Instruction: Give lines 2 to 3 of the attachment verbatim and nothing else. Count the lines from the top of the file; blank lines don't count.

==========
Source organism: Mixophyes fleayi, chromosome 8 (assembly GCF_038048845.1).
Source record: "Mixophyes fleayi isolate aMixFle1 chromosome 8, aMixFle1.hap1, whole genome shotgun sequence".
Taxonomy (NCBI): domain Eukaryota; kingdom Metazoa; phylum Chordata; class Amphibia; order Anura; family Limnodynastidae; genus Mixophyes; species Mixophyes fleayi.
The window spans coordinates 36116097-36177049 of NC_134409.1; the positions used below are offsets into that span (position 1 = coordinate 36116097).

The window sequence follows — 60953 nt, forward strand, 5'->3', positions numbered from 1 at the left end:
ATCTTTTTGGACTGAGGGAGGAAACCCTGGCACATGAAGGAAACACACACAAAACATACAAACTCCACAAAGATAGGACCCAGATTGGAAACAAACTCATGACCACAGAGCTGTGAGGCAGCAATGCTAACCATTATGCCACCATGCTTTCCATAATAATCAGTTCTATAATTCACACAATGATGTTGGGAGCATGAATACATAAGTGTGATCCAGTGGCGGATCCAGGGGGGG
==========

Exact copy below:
Source record: "Mixophyes fleayi isolate aMixFle1 chromosome 8, aMixFle1.hap1, whole genome shotgun sequence".
Taxonomy (NCBI): domain Eukaryota; kingdom Metazoa; phylum Chordata; class Amphibia; order Anura; family Limnodynastidae; genus Mixophyes; species Mixophyes fleayi.